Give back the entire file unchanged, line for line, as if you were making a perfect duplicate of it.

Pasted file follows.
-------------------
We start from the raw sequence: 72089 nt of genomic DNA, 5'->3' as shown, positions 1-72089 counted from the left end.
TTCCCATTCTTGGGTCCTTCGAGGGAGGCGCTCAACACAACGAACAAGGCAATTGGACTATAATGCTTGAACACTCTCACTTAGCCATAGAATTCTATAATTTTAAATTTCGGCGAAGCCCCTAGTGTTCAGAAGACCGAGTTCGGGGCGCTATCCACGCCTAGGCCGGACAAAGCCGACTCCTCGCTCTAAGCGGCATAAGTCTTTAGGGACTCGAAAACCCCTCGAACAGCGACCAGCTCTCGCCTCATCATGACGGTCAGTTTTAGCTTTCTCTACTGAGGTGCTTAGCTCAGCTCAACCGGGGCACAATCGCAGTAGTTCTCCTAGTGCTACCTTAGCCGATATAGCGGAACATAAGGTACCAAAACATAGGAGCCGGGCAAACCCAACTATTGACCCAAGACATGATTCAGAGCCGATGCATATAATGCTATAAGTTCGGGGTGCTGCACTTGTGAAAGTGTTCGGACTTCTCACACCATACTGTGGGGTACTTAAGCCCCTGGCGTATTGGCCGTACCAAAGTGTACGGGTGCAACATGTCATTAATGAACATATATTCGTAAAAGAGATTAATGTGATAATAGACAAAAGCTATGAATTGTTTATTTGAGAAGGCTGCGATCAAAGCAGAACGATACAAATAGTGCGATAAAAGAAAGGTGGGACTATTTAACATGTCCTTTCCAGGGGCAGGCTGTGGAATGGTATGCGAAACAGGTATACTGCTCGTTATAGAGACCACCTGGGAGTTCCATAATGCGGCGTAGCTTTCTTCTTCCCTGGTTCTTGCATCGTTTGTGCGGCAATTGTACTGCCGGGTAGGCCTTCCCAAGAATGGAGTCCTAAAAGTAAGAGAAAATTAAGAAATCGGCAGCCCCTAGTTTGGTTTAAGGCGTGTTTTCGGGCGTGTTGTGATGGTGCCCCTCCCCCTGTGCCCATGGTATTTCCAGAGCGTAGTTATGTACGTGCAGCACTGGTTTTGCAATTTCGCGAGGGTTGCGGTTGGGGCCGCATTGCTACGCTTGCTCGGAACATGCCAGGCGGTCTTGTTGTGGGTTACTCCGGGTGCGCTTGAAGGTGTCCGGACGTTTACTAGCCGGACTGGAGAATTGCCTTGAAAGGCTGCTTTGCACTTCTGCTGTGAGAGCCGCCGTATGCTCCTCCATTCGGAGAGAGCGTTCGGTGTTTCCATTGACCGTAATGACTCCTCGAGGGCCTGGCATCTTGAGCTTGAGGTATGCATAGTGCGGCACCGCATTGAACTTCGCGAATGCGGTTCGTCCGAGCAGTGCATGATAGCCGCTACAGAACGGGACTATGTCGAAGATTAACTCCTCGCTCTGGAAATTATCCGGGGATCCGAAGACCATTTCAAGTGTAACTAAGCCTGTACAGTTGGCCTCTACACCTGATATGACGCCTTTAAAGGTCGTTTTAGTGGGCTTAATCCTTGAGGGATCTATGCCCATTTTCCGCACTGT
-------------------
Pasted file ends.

We start from the raw sequence: 72089 nt of genomic DNA, 5'->3' as shown, positions 1-72089 counted from the left end.
TTCCCATTCTTGGGTCCTTCGAGGGAGGCGCTCAACACAACGAACAAGGCAATTGGACTATAATGCTTGAACACTCTCACTTAGCCATAGAATTCTATAATTTTAAATTTCGGCGAAGCCCCTAGTGTTCAGAAGACCGAGTTCGGGGCGCTATCCACGCCTAGGCCGGACAAAGCCGACTCCTCGCTCTAAGCGGCATAAGTCTTTAGGGACTCGAAAACCCCTCGAACAGCGACCAGCTCTCGCCTCATCATGACGGTCAGTTTTAGCTTTCTCTACTGAGGTGCTTAGCTCAGCTCAACCGGGGCACAATCGCAGTAGTTCTCCTAGTGCTACCTTAGCCGATATAGCGGAACATAAGGTACCAAAACATAGGAGCCGGGCAAACCCAACTATTGACCCAAGACATGATTCAGAGCCGATGCATATAATGCTATAAGTTCGGGGTGCTGCACTTGTGAAAGTGTTCGGACTTCTCACACCATACTGTGGGGTACTTAAGCCCCTGGCGTATTGGCCGTACCAAAGTGTACGGGTGCAACATGTCATTAATGAACATATATTCGTAAAAGAGATTAATGTGATAATAGACAAAAGCTATGAATTGTTTATTTGAGAAGGCTGCGATCAAAGCAGAACGATACAAATAGTGCGATAAAAGAAAGGTGGGACTATTTAACATGTCCTTTCCAGGGGCAGGCTGTGGAATGGTATGCGAAACAGGTATACTGCTCGTTATAGAGACCACCTGGGAGTTCCATAATGCGGCGTAGCTTTCTTCTTCCCTGGTTCTTGCATCGTTTGTGCGGCAATTGTACTGCCGGGTAGGCCTTCCCAAGAATGGAGTCCTAAAAGTAAGAGAAAATTAAGAAATCGGCAGCCCCTAGTTTGGTTTAAGGCGTGTTTTCGGGCGTGTTGTGATGGTGCCCCTCCCCCTGTGCCCATGGTATTTCCAGAGCGTAGTTATGTACGTGCAGCACTGGTTTTGCAATTTCGCGAGGGTTGCGGTTGGGGCCGCATTGCTACGCTTGCTCGGAACATGCCAGGCGGTCTTGTTGTGGGTTACTCCGGGTGCGCTTGAAGGTGTCCGGACGTTTACTAGCCGGACTGGAGAATTGCCTTGAAAGGCTGCTTTGCACTTCTGCTGTGAGAGCCGCCGTATGCTCCTCCATTCGGAGAGAGCGTTCGGTGTTTCCATTGACCGTAATGACTCCTCGAGGGCCTGGCATCTTGAGCTTGAGGTATGCATAGTGCGGCACCGCATTGAACTTCGCGAATGCGGTTCGTCCGAGCAGTGCATGATAGCCGCTACAGAACGGGACTATGTCGAAGATTAACTCCTCGCTCTGGAAATTATCCGGGGATCCGAAGACCATTTCAAGTGTAACTAAGCCTGTACAGTTGGCCTCTACACCTGATATGACGCCTTTAAAGGTCGTTTTAGTGGGCTTAATCCTTGAGGGATCTATGCCCATTTTCCGCACTGT